In Seattle Washington,  the main downtown branch of the  Seattle’s Central Public Library was also recently reconstructed  with a  sustainability design.. “Over 75% of the previous building’s seattlepub libmaterials were recyceld, improve energy efficiency by 10% above Seattle energy code requirements, and used locally produced building materials when feasible. Special attention was paid to the air quality inside the building through installation of low-emission carpeting. The library also conducted a two-week re-ventilation process to get rid of all construction dust and chemical residue in the air prior to opening the new building.”

Locally, Sarasota County Public Library has  build green as well.  The North Sarasota Branch is one of the first LEED libraries in  the state of Florida.  Some of the many features of this building include  the building’s position on the site to  maximize sunlight, as well as window location to minimise interior heat.  Overhanging roof eaves assist with this cooling. By using  native plants to landscape, the library is reducing its need for water.  Charging stations for electric cars  are  offerd in the parking area.   Staff room showers and bicycle racks  encourage staff members to bicycle to work instead of relying on  fossil fuel burning cars.

The Sarasota County Library collection, according to  Director Sarabeth Kalajian,  is playing  a part in being green.  While the general lending collection  does included ‘green’ lifestyle  enhancing materials,  the second floor of the  Selby branch  houses an environmental collection.  The generous donation from a private citizen  promotes  the public’s education of  environmental issues,  by enhancing the Sarasota County’s Sustainability Program.

How are Saint Stephen’s libraries marching along with the ecological sustainability movement?   Like many work places and schools, we recycle printer paper,  we educate our students to use only what they need.  School wide, we are reducing the number of mail outs and newsletters sent home, in favor of posting the information on our website.  It goes without saying that the construction of the Sunlight Building,  our new LEED Middle School building (set to open in January 2010) is raising awareness campus wide  about sustainability issues.  The Leadership in Energy and Environmental Design (LEED) Green Building Rating System™ encourages and accelerates global adoption of sustainable green building and development practices through the creation and implementation of universally understood and accepted tools and performance criteria.   We are  educating our students with environmental issues within the context of our daily lessons. We are rethinking how we do many of our daily activities in a manner which impacts our world.msbuidlingms 08_14_09 005

Within the Saint Stephen’s Episcopal School – Campus Center Library, something we have been doing for many years now, is to hold used book sales.  While  there is a small revenue generated for  the library budget,  ultimately, we are recycling previously read books for others to enjoy.(oh yes, by the way, we are promoting literacy as well).  Our annual  teacher discard party recycles  unwanted library discarded books into classrooms.  We try to reduce power by turning off lights when not in use ( in particularly the bathroom lights) as well as  taking fewer  paper towels from the dispenser.  We offer environmental materials in our lending collection  to our students. All are small steps, though the effect on the great whole is immeasurable.  We all have a small part to play in sustaining our environment.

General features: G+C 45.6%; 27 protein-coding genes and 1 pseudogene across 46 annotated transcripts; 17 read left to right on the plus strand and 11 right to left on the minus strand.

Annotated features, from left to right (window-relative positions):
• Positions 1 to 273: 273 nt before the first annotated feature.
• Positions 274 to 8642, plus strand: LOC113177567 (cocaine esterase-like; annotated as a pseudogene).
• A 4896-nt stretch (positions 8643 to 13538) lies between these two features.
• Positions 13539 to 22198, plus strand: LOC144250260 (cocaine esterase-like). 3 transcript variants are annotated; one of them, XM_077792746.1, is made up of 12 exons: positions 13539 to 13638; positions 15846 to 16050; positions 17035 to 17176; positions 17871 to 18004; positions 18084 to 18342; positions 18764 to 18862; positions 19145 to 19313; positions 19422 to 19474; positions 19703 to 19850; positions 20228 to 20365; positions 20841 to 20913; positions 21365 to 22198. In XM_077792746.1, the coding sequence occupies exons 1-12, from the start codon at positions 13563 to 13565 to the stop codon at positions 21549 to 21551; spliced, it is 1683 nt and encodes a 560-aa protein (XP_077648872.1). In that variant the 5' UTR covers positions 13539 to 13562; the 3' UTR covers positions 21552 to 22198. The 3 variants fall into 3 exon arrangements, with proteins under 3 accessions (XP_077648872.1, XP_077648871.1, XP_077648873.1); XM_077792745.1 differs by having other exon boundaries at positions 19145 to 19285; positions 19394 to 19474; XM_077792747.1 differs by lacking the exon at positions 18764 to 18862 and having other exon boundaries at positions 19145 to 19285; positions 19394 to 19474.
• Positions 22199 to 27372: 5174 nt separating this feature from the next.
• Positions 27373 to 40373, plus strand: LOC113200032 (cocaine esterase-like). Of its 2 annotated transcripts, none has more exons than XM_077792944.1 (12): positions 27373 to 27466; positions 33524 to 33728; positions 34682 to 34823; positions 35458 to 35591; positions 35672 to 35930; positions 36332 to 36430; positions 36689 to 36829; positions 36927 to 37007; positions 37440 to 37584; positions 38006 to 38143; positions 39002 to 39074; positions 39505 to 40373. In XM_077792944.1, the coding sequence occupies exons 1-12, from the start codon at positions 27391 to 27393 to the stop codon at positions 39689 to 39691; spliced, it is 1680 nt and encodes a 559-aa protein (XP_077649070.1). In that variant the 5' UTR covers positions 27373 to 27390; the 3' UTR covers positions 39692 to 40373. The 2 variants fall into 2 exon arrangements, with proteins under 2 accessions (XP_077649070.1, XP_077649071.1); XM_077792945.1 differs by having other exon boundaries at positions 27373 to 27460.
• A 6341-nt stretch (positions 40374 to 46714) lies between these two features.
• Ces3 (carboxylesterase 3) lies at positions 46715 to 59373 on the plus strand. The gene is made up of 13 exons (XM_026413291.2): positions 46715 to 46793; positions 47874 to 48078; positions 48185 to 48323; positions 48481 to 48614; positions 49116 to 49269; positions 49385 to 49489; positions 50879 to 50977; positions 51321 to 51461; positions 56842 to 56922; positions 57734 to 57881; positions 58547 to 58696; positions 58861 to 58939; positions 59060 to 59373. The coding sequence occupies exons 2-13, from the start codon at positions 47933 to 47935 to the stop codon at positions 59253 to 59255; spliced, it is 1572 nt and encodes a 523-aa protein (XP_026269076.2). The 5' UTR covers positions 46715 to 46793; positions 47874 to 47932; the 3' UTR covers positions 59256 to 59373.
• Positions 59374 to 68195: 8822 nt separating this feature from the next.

Let’s make everyday Earth Day by rethinking what we do.greenglobe

Staci  Elliot’s article “Sustainability and Libraries”

Thank you to Sarabeth for a lovely lunchtime chat.

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Eco card launched at SFPL

Going green happens in small steps. It happens our homes in our work places and in our communities by making little changes to  our everyday activities. The smallest of actions will have the greatest impact in changing our  way of thinking.

San Franciso  has once again managed  to change people’s way of thinking about the environment by being the first public library in the country to  issue ‘eco-cards’.  The San Francisco Public Library(of which Mrs. Potwin has toured in 2001, and has a poster of in her office) is taking its eco-friendly credentials a step further with a new environmentally conscious library card. The new ecocard is made from corn. Not only is corn a sustainable and renewable resource as opposed to traditional petroleum-based plastics, but it can also be composted in the City’s composting system.The San Francisco Public Library’s pilot program is  demonstrating that real alternatives to the use of plastic exist.

Products made from renewable resources are the wave of the future. Of course, we encourage SF residents to reuse their library cards, but once these eocards cards can no longer be used, people can return them to the earth by putting them in the City’s green compostables cart,” said Jack Macy, Commercial Zero Waste Coordinator at SF Environment.

The Library, in partnership with SF Environment and Friends of the San Francisco Public Library, has initiated a “green stacks” program to promote sustainable and renewable efforts at the Library and around the City. The library ‘s citywide program highlights the environmental initiatives, programs, exhibitions and information created and supported by today’s library system. Find out more at

Finally, it is noteworthy to mention that while the card is compostable, the San Francisco Public Library (as libraries everywhere) urge you to use your library frequently.  Eco cards are meant to be used to access the library collection, and not to be instantly  dispose of in your compost bin.